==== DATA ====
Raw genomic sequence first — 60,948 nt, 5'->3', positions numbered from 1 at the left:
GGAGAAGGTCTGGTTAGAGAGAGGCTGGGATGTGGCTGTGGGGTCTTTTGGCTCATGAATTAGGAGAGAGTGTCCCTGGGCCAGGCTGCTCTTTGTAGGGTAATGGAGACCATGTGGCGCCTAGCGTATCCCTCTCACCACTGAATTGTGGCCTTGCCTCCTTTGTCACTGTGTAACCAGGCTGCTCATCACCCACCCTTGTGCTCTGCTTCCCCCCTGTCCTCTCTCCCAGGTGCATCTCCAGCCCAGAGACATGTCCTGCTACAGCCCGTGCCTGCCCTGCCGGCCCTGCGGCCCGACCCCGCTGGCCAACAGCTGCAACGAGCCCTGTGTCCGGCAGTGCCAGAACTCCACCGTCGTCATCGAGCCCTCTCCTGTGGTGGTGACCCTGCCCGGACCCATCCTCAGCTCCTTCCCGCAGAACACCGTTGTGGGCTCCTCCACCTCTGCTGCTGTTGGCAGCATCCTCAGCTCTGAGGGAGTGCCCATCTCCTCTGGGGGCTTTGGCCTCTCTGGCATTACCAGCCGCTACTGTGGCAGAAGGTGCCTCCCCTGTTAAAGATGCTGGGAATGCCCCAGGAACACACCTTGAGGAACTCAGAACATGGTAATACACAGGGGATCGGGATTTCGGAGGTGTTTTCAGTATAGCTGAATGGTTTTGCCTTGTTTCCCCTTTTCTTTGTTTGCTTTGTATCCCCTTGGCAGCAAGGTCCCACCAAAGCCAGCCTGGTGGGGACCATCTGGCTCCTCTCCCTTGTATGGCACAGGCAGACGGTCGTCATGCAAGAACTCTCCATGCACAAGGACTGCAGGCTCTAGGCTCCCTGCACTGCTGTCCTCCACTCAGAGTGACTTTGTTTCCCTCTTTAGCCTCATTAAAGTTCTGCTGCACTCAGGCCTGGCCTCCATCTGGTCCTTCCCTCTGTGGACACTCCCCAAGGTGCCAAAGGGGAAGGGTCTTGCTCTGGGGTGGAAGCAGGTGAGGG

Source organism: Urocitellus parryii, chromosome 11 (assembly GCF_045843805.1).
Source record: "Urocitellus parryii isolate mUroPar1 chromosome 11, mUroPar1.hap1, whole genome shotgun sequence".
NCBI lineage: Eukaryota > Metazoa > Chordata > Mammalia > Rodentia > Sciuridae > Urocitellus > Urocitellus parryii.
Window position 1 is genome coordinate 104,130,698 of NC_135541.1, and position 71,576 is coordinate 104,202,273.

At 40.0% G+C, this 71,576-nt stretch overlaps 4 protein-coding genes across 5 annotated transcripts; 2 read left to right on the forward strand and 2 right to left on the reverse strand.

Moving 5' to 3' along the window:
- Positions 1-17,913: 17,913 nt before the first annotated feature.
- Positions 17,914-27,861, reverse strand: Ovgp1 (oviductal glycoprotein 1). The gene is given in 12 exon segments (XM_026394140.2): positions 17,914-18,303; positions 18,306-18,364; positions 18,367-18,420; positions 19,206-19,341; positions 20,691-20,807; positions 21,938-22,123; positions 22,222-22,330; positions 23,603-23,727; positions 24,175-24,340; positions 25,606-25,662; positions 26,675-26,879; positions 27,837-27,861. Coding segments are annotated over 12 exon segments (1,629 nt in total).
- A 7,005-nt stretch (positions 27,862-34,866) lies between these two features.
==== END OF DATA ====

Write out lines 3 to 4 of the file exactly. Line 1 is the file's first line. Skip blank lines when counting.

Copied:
Source organism: Urocitellus parryii, chromosome 11 (assembly GCF_045843805.1).
Source record: "Urocitellus parryii isolate mUroPar1 chromosome 11, mUroPar1.hap1, whole genome shotgun sequence".